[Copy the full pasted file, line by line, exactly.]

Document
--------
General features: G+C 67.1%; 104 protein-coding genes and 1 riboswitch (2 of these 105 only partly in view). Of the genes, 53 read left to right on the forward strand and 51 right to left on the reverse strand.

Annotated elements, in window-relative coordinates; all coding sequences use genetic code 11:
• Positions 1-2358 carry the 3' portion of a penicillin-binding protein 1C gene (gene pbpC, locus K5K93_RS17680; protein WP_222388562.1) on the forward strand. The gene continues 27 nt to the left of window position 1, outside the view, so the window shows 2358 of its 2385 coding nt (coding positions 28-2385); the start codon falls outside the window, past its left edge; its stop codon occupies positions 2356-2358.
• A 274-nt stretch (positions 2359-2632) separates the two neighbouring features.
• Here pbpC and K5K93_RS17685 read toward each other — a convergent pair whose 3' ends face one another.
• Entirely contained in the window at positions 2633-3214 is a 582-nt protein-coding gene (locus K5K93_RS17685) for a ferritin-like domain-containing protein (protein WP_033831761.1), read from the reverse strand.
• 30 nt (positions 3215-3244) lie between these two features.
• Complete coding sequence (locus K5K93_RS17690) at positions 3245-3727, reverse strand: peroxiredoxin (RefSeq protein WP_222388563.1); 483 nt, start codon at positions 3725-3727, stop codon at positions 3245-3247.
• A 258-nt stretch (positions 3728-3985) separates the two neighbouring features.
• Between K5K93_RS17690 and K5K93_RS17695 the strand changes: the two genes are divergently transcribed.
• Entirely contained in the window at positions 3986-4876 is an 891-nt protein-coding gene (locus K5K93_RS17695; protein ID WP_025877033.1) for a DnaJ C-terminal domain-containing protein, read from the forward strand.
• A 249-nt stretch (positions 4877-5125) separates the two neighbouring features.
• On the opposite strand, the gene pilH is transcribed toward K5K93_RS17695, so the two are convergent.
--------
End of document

General features: G+C 67.1%; 104 protein-coding genes and 1 riboswitch (2 of these 105 only partly in view). Of the genes, 53 read left to right on the forward strand and 51 right to left on the reverse strand.

Annotated elements, in window-relative coordinates; all coding sequences use genetic code 11:
• Positions 1-2358 carry the 3' portion of a penicillin-binding protein 1C gene (gene pbpC, locus K5K93_RS17680; protein WP_222388562.1) on the forward strand. The gene continues 27 nt to the left of window position 1, outside the view, so the window shows 2358 of its 2385 coding nt (coding positions 28-2385); the start codon falls outside the window, past its left edge; its stop codon occupies positions 2356-2358.
• A 274-nt stretch (positions 2359-2632) separates the two neighbouring features.
• Here pbpC and K5K93_RS17685 read toward each other — a convergent pair whose 3' ends face one another.
• Entirely contained in the window at positions 2633-3214 is a 582-nt protein-coding gene (locus K5K93_RS17685) for a ferritin-like domain-containing protein (protein WP_033831761.1), read from the reverse strand.
• 30 nt (positions 3215-3244) lie between these two features.
• Complete coding sequence (locus K5K93_RS17690) at positions 3245-3727, reverse strand: peroxiredoxin (RefSeq protein WP_222388563.1); 483 nt, start codon at positions 3725-3727, stop codon at positions 3245-3247.
• A 258-nt stretch (positions 3728-3985) separates the two neighbouring features.
• Between K5K93_RS17690 and K5K93_RS17695 the strand changes: the two genes are divergently transcribed.
• Entirely contained in the window at positions 3986-4876 is an 891-nt protein-coding gene (locus K5K93_RS17695; protein ID WP_025877033.1) for a DnaJ C-terminal domain-containing protein, read from the forward strand.
• A 249-nt stretch (positions 4877-5125) separates the two neighbouring features.
• On the opposite strand, the gene pilH is transcribed toward K5K93_RS17695, so the two are convergent.